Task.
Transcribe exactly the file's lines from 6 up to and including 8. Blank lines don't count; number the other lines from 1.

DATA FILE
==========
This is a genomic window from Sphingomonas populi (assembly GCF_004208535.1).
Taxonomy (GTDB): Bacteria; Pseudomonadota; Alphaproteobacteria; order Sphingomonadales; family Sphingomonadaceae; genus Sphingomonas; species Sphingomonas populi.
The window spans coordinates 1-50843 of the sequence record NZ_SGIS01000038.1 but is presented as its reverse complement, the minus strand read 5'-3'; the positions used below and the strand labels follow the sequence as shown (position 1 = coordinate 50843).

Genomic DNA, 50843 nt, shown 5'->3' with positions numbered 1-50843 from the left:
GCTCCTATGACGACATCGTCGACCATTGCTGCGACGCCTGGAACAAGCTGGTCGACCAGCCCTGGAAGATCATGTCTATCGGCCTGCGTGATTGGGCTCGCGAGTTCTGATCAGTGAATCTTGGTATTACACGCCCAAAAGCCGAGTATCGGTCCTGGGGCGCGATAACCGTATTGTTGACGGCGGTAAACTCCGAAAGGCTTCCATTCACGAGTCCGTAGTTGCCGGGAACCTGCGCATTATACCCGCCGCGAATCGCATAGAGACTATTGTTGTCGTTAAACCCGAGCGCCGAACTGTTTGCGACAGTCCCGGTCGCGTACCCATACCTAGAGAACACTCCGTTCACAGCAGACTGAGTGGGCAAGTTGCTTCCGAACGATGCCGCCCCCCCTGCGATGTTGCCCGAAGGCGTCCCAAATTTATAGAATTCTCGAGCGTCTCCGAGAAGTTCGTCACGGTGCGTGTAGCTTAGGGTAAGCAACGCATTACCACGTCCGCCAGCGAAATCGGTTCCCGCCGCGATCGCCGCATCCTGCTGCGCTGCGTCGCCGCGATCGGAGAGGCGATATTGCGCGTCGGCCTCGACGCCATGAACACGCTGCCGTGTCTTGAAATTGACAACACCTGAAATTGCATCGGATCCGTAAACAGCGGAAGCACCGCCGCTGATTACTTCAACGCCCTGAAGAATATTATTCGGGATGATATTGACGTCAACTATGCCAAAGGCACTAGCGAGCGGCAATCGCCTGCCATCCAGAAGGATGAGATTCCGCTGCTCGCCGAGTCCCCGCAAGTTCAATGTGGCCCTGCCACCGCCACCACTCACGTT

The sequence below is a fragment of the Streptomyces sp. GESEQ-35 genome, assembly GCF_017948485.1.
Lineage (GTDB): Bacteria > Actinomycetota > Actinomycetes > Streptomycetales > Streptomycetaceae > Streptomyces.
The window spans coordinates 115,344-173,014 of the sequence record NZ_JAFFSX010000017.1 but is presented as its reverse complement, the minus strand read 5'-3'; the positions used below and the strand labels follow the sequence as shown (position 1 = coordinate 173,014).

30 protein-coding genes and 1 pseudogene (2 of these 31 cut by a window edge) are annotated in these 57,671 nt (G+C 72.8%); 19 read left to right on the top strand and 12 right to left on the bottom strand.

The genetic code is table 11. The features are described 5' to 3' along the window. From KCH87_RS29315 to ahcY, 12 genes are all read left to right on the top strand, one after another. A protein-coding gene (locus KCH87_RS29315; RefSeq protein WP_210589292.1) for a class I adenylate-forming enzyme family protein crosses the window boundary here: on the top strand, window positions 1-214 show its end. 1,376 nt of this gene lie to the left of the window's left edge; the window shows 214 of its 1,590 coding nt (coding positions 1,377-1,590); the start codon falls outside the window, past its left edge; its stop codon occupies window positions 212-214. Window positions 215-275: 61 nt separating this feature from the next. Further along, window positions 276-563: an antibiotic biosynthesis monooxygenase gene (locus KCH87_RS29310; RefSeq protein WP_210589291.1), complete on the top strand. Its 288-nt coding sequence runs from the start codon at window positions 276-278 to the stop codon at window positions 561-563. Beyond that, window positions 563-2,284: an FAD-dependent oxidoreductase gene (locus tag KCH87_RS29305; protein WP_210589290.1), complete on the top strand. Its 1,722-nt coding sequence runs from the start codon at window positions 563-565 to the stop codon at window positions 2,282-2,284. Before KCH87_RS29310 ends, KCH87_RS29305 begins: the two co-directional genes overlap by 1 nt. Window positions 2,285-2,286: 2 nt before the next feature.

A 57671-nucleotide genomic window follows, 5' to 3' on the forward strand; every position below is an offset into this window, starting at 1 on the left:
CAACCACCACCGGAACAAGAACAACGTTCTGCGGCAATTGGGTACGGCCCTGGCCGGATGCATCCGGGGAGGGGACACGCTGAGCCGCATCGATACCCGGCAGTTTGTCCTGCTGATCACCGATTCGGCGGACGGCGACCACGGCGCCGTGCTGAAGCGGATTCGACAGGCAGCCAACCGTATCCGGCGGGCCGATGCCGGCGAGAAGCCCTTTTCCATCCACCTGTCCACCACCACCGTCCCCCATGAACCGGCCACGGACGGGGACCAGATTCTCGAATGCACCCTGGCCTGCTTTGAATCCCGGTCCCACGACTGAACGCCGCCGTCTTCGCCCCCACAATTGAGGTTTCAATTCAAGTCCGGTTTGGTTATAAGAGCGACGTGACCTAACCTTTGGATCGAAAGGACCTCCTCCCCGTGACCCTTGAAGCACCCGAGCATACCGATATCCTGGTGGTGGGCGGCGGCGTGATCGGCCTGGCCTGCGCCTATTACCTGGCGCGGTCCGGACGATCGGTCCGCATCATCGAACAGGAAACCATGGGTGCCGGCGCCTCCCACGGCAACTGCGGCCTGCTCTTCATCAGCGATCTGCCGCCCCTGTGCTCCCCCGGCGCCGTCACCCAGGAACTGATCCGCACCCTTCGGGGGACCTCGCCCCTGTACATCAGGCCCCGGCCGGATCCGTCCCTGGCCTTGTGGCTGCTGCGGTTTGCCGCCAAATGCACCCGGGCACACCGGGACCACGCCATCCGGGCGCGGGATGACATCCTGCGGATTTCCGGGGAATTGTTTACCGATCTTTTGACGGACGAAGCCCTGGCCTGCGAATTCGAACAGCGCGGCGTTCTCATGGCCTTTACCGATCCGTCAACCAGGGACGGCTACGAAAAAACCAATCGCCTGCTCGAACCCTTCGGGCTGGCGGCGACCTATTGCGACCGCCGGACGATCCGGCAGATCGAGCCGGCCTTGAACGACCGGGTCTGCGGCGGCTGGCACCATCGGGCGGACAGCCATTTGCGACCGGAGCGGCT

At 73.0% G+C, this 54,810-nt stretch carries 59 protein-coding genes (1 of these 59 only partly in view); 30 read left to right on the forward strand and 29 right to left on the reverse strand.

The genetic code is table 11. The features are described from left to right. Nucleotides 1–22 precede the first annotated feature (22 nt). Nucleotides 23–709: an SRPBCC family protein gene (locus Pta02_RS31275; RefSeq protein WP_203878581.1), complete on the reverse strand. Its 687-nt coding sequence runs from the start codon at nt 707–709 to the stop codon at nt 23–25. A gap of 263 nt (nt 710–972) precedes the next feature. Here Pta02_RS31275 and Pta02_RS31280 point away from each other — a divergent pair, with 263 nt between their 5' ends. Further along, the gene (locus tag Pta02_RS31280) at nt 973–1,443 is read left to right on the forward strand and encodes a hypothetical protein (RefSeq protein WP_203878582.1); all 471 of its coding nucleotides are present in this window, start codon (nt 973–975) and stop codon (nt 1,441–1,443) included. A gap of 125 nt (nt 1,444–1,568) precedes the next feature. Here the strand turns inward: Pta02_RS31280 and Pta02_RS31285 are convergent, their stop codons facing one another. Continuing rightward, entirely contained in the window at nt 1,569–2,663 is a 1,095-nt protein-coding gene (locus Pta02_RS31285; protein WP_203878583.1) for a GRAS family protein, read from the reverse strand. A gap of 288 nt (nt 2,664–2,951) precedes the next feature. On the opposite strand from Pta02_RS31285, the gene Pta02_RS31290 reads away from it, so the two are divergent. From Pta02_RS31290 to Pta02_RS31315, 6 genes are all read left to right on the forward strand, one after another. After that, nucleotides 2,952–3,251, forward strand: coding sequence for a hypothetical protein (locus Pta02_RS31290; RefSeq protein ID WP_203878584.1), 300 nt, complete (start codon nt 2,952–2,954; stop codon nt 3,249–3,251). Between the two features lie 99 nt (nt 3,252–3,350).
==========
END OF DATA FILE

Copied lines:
The sequence below is a fragment of the Streptomyces sp. GESEQ-35 genome, assembly GCF_017948485.1.
Lineage (GTDB): Bacteria > Actinomycetota > Actinomycetes > Streptomycetales > Streptomycetaceae > Streptomyces.
The window spans coordinates 115,344-173,014 of the sequence record NZ_JAFFSX010000017.1 but is presented as its reverse complement, the minus strand read 5'-3'; the positions used below and the strand labels follow the sequence as shown (position 1 = coordinate 173,014).